USPSTF = U.S. Preventive Services Task Force.

The USPSTF concludes that the current evidence is insufficient to assess the balance of benefits and harms of screening and brief behavioral counseling interventions for alcohol use in primary care settings in adolescents aged 12 to 17 years. I statement.

See the Clinical Considerations section for suggestions for practice regarding the I statement.

Rationale

IMPORTANCE

The USPSTF uses the term unhealthy alcohol use to define a spectrum of behaviors, from risky drinking to alcohol use disorder (e.g., harmful alcohol use, abuse, dependence) (Table 2).1 Risky or hazardous alcohol use means drinking more than the recommended daily, weekly, or per-occasion amounts, resulting in increased risk for health consequences but not meeting criteria for alcohol use disorder.2 The National Institute on Alcohol Abuse and Alcoholism (NIAAA) defines risky use as exceeding the recommended limits of 4 drinks per day (56 g/day based on the U.S. standard of 14 g/drink) or 14 drinks per week (196 g/day) for healthy adult men aged 21 to 64 years or 3 drinks per day or 7 drinks per week (42 g/day or 98 g/week) for all adult women of any age and men 65 years or older.2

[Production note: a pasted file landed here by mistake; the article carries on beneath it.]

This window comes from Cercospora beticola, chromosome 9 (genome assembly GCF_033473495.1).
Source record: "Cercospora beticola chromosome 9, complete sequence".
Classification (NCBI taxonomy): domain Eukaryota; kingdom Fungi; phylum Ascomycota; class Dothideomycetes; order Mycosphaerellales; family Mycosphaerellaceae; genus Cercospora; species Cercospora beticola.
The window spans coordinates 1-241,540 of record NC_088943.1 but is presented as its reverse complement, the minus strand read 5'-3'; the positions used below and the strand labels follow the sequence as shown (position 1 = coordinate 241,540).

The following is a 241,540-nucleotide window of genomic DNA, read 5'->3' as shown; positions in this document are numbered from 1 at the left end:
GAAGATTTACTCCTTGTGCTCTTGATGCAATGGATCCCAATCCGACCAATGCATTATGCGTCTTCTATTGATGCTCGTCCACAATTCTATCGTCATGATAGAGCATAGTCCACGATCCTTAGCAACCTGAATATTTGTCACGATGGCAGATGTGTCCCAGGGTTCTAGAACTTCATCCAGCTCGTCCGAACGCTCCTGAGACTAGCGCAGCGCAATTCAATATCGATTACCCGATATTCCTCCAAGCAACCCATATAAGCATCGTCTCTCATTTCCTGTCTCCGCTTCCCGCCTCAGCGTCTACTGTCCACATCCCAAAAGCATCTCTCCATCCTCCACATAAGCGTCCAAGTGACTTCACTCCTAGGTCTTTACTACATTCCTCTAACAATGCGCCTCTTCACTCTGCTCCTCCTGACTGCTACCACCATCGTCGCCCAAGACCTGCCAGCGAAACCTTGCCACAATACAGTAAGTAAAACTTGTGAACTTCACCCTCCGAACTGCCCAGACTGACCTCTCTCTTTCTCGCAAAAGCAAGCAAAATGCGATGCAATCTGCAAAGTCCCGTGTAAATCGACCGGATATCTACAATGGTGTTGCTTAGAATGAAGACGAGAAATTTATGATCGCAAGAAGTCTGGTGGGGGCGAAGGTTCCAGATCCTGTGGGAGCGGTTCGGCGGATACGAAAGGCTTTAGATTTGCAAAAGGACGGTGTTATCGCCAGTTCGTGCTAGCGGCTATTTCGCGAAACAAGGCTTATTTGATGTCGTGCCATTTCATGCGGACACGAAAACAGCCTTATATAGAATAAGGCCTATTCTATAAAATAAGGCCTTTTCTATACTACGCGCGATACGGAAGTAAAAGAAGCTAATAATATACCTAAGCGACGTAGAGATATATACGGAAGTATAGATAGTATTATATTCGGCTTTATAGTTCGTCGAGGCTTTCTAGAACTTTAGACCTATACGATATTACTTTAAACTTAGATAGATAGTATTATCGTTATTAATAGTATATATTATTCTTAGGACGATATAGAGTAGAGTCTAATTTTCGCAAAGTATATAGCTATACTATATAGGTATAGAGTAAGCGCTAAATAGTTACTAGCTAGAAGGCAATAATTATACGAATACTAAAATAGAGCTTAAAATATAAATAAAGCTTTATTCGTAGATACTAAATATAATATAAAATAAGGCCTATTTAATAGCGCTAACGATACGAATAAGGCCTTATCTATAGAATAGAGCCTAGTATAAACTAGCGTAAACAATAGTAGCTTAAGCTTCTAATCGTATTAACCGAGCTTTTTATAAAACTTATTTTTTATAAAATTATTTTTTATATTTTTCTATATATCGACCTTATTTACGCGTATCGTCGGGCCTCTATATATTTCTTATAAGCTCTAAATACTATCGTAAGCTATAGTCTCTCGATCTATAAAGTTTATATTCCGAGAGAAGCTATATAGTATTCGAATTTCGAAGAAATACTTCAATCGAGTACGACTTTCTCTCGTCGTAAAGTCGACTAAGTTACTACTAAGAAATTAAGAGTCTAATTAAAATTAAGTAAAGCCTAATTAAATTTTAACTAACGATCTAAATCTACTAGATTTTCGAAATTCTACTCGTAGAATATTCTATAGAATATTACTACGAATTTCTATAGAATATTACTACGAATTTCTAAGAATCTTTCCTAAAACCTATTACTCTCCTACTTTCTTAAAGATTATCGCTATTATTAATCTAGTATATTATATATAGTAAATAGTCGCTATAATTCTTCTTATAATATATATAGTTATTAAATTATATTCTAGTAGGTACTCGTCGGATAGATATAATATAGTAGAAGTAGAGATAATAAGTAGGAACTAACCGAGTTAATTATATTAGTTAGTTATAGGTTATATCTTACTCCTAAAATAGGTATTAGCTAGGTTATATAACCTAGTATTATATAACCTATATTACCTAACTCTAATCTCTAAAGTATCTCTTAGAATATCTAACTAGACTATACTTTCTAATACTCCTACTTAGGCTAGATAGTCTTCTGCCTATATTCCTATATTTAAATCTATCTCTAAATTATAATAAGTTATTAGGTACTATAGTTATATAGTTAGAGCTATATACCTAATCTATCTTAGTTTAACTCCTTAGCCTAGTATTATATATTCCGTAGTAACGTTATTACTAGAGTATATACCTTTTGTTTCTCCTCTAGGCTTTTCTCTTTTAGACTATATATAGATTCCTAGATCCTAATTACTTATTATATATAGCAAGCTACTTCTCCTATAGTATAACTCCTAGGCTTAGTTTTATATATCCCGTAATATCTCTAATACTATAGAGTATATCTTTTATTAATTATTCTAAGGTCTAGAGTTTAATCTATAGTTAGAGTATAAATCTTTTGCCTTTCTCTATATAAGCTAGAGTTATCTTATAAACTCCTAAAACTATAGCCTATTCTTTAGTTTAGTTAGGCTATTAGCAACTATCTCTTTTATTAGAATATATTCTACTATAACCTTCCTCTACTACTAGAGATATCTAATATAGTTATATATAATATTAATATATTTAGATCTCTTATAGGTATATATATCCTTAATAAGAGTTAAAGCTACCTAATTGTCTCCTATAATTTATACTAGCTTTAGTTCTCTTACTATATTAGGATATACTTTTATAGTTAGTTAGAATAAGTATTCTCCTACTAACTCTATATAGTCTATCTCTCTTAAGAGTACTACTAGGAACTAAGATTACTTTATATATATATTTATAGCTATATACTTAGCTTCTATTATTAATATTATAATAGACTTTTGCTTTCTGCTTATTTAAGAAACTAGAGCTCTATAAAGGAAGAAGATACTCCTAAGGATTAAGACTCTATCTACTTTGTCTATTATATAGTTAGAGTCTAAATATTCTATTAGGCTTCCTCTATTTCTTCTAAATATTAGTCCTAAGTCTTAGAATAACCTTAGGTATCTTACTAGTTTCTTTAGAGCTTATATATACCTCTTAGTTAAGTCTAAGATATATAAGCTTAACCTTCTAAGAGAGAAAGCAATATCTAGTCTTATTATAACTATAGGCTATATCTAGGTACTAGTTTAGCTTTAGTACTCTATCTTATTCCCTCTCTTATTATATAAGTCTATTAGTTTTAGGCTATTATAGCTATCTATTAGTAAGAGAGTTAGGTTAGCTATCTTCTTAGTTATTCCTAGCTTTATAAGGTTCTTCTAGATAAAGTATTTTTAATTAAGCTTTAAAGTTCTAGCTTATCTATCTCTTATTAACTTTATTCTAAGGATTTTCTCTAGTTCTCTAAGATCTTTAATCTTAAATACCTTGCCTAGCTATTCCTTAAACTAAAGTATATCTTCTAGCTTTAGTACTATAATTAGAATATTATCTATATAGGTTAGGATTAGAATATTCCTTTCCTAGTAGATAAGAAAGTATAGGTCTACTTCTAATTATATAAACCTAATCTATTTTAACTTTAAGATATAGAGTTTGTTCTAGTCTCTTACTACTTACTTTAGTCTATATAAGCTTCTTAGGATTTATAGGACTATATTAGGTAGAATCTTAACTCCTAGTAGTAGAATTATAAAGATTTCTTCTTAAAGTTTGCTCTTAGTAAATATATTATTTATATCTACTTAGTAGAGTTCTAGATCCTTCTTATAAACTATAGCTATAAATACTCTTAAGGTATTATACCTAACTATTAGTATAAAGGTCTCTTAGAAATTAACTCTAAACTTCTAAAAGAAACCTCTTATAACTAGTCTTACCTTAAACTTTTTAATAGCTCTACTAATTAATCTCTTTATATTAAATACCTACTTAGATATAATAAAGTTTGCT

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TABLE 2.

Terms and Definitions of Unhealthy Alcohol Use

TermSourceDefinition

Low-risk use/lower risk use

ASAM

Consumption of alcohol below the amount identified as hazardous and in situations not defined as hazardous

Risky/at-risk use

NIAAA

Consumption of alcohol above the recommended daily, weekly, or per-occasion amounts but not meeting criteria for alcohol use disorder For all women and men 65 years or older: No more than 3 drinks per day and no more than 7 drinks per week For men (21 to 64 years): No more than 4 drinks per day and no more than 14 drinks per week Should avoid alcohol completely: Adolescents; women who are pregnant or trying to get pregnant; and adults who plan to drive a vehicle or operate machinery, are taking medication that interacts with alcohol, or have a medical condition that can be aggravated by alcohol For adolescents: NIAAA defines moderate- and high-risk use based on days of alcohol use in the past year, by age group: